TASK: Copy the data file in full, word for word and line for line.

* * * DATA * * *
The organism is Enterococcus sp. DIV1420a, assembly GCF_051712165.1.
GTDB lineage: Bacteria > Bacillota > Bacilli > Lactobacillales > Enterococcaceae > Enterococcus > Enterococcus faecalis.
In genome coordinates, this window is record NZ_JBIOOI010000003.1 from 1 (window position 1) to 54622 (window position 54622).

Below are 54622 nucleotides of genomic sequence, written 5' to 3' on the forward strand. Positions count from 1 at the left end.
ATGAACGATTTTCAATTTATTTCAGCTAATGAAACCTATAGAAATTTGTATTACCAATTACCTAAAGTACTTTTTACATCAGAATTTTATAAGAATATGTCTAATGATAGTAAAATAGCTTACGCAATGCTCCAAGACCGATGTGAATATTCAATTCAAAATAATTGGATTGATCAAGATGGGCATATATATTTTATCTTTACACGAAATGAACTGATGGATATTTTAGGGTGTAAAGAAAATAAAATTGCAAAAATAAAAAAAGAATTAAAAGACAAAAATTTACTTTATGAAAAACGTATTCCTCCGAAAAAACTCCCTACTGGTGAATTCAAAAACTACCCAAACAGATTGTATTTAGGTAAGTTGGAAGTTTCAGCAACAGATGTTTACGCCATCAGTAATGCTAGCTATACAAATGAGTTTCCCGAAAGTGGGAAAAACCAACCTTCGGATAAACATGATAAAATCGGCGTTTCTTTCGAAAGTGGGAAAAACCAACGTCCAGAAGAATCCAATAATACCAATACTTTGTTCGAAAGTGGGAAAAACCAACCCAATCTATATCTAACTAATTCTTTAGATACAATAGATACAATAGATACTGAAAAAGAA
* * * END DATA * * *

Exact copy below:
The organism is Enterococcus sp. DIV1420a, assembly GCF_051712165.1.
GTDB lineage: Bacteria > Bacillota > Bacilli > Lactobacillales > Enterococcaceae > Enterococcus > Enterococcus faecalis.
In genome coordinates, this window is record NZ_JBIOOI010000003.1 from 1 (window position 1) to 54622 (window position 54622).

Below are 54622 nucleotides of genomic sequence, written 5' to 3' on the forward strand. Positions count from 1 at the left end.
ATGAACGATTTTCAATTTATTTCAGCTAATGAAACCTATAGAAATTTGTATTACCAATTACCTAAAGTACTTTTTACATCAGAATTTTATAAGAATATGTCTAATGATAGTAAAATAGCTTACGCAATGCTCCAAGACCGATGTGAATATTCAATTCAAAATAATTGGATTGATCAAGATGGGCATATATATTTTATCTTTACACGAAATGAACTGATGGATATTTTAGGGTGTAAAGAAAATAAAATTGCAAAAATAAAAAAAGAATTAAAAGACAAAAATTTACTTTATGAAAAACGTATTCCTCCGAAAAAACTCCCTACTGGTGAATTCAAAAACTACCCAAACAGATTGTATTTAGGTAAGTTGGAAGTTTCAGCAACAGATGTTTACGCCATCAGTAATGCTAGCTATACAAATGAGTTTCCCGAAAGTGGGAAAAACCAACCTTCGGATAAACATGATAAAATCGGCGTTTCTTTCGAAAGTGGGAAAAACCAACGTCCAGAAGAATCCAATAATACCAATACTTTGTTCGAAAGTGGGAAAAACCAACCCAATCTATATCTAACTAATTCTTTAGATACAATAGATACAATAGATACTGAAAAAGAA